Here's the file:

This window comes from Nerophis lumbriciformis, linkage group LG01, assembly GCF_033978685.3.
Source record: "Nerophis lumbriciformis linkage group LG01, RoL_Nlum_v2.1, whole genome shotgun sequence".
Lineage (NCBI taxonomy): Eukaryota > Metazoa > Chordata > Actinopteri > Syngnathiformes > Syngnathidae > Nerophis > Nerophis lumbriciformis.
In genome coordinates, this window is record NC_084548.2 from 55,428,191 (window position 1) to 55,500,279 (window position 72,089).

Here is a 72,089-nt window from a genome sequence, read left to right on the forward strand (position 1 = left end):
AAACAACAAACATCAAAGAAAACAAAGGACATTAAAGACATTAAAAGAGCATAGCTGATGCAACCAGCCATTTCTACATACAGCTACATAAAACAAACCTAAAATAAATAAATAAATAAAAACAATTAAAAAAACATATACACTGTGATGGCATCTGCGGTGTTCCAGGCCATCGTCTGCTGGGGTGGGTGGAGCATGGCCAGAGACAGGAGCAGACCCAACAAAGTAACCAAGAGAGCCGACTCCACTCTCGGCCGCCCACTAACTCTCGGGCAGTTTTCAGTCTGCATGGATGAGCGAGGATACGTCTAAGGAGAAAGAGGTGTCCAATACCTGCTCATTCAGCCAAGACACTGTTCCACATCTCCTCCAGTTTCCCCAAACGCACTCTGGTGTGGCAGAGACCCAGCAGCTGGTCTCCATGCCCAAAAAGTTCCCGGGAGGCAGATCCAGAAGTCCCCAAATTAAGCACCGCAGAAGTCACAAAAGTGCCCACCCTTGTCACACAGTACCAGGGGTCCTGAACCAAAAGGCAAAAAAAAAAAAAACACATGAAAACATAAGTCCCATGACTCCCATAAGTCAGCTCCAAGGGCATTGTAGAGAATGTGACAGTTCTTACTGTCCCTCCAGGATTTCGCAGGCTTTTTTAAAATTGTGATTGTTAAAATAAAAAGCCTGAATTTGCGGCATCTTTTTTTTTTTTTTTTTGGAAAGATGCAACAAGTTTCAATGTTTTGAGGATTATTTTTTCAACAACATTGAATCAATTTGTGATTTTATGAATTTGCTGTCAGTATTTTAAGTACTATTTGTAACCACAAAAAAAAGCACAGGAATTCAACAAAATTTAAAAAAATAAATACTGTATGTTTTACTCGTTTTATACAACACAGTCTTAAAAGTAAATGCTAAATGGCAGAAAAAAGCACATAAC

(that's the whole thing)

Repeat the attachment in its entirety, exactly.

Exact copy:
This window comes from Nerophis lumbriciformis, linkage group LG01, assembly GCF_033978685.3.
Source record: "Nerophis lumbriciformis linkage group LG01, RoL_Nlum_v2.1, whole genome shotgun sequence".
Lineage (NCBI taxonomy): Eukaryota > Metazoa > Chordata > Actinopteri > Syngnathiformes > Syngnathidae > Nerophis > Nerophis lumbriciformis.
In genome coordinates, this window is record NC_084548.2 from 55,428,191 (window position 1) to 55,500,279 (window position 72,089).

Here is a 72,089-nt window from a genome sequence, read left to right on the forward strand (position 1 = left end):
AAACAACAAACATCAAAGAAAACAAAGGACATTAAAGACATTAAAAGAGCATAGCTGATGCAACCAGCCATTTCTACATACAGCTACATAAAACAAACCTAAAATAAATAAATAAATAAAAACAATTAAAAAAACATATACACTGTGATGGCATCTGCGGTGTTCCAGGCCATCGTCTGCTGGGGTGGGTGGAGCATGGCCAGAGACAGGAGCAGACCCAACAAAGTAACCAAGAGAGCCGACTCCACTCTCGGCCGCCCACTAACTCTCGGGCAGTTTTCAGTCTGCATGGATGAGCGAGGATACGTCTAAGGAGAAAGAGGTGTCCAATACCTGCTCATTCAGCCAAGACACTGTTCCACATCTCCTCCAGTTTCCCCAAACGCACTCTGGTGTGGCAGAGACCCAGCAGCTGGTCTCCATGCCCAAAAAGTTCCCGGGAGGCAGATCCAGAAGTCCCCAAATTAAGCACCGCAGAAGTCACAAAAGTGCCCACCCTTGTCACACAGTACCAGGGGTCCTGAACCAAAAGGCAAAAAAAAAAAAAACACATGAAAACATAAGTCCCATGACTCCCATAAGTCAGCTCCAAGGGCATTGTAGAGAATGTGACAGTTCTTACTGTCCCTCCAGGATTTCGCAGGCTTTTTTAAAATTGTGATTGTTAAAATAAAAAGCCTGAATTTGCGGCATCTTTTTTTTTTTTTTTTTGGAAAGATGCAACAAGTTTCAATGTTTTGAGGATTATTTTTTCAACAACATTGAATCAATTTGTGATTTTATGAATTTGCTGTCAGTATTTTAAGTACTATTTGTAACCACAAAAAAAAGCACAGGAATTCAACAAAATTTAAAAAAATAAATACTGTATGTTTTACTCGTTTTATACAACACAGTCTTAAAAGTAAATGCTAAATGGCAGAAAAAAGCACATAAC